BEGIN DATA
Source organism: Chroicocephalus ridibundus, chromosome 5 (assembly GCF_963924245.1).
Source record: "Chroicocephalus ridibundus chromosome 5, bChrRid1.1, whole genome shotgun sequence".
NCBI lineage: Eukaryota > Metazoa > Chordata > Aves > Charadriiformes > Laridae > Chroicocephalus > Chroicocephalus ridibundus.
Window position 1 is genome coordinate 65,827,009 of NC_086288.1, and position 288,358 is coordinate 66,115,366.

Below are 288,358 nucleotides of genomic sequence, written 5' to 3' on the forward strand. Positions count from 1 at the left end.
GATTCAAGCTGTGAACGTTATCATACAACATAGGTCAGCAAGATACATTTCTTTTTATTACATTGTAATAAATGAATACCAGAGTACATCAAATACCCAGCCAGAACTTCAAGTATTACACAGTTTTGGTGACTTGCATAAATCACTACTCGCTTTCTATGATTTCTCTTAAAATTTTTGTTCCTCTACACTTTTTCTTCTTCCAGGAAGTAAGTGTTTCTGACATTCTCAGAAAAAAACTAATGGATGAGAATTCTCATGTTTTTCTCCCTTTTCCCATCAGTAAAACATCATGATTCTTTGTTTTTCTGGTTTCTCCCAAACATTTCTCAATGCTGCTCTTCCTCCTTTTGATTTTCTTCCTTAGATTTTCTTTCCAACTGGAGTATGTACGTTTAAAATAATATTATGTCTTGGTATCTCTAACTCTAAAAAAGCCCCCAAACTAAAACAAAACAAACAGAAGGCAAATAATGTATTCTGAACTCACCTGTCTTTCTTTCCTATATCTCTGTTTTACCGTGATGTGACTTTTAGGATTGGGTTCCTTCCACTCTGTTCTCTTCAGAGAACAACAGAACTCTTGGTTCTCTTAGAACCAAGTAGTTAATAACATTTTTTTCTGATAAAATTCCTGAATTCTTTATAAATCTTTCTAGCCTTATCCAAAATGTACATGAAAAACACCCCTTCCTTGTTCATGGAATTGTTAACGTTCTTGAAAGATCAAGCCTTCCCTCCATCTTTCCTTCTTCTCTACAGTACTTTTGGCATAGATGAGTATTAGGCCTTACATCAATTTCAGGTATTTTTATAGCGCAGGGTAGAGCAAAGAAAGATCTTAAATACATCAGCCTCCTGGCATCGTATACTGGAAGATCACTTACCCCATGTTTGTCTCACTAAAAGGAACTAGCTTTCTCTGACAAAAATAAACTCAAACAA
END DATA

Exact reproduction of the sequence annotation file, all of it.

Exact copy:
Source organism: Chroicocephalus ridibundus, chromosome 5 (assembly GCF_963924245.1).
Source record: "Chroicocephalus ridibundus chromosome 5, bChrRid1.1, whole genome shotgun sequence".
NCBI lineage: Eukaryota > Metazoa > Chordata > Aves > Charadriiformes > Laridae > Chroicocephalus > Chroicocephalus ridibundus.
Window position 1 is genome coordinate 65,827,009 of NC_086288.1, and position 288,358 is coordinate 66,115,366.

Below are 288,358 nucleotides of genomic sequence, written 5' to 3' on the forward strand. Positions count from 1 at the left end.
GATTCAAGCTGTGAACGTTATCATACAACATAGGTCAGCAAGATACATTTCTTTTTATTACATTGTAATAAATGAATACCAGAGTACATCAAATACCCAGCCAGAACTTCAAGTATTACACAGTTTTGGTGACTTGCATAAATCACTACTCGCTTTCTATGATTTCTCTTAAAATTTTTGTTCCTCTACACTTTTTCTTCTTCCAGGAAGTAAGTGTTTCTGACATTCTCAGAAAAAAACTAATGGATGAGAATTCTCATGTTTTTCTCCCTTTTCCCATCAGTAAAACATCATGATTCTTTGTTTTTCTGGTTTCTCCCAAACATTTCTCAATGCTGCTCTTCCTCCTTTTGATTTTCTTCCTTAGATTTTCTTTCCAACTGGAGTATGTACGTTTAAAATAATATTATGTCTTGGTATCTCTAACTCTAAAAAAGCCCCCAAACTAAAACAAAACAAACAGAAGGCAAATAATGTATTCTGAACTCACCTGTCTTTCTTTCCTATATCTCTGTTTTACCGTGATGTGACTTTTAGGATTGGGTTCCTTCCACTCTGTTCTCTTCAGAGAACAACAGAACTCTTGGTTCTCTTAGAACCAAGTAGTTAATAACATTTTTTTCTGATAAAATTCCTGAATTCTTTATAAATCTTTCTAGCCTTATCCAAAATGTACATGAAAAACACCCCTTCCTTGTTCATGGAATTGTTAACGTTCTTGAAAGATCAAGCCTTCCCTCCATCTTTCCTTCTTCTCTACAGTACTTTTGGCATAGATGAGTATTAGGCCTTACATCAATTTCAGGTATTTTTATAGCGCAGGGTAGAGCAAAGAAAGATCTTAAATACATCAGCCTCCTGGCATCGTATACTGGAAGATCACTTACCCCATGTTTGTCTCACTAAAAGGAACTAGCTTTCTCTGACAAAAATAAACTCAAACAA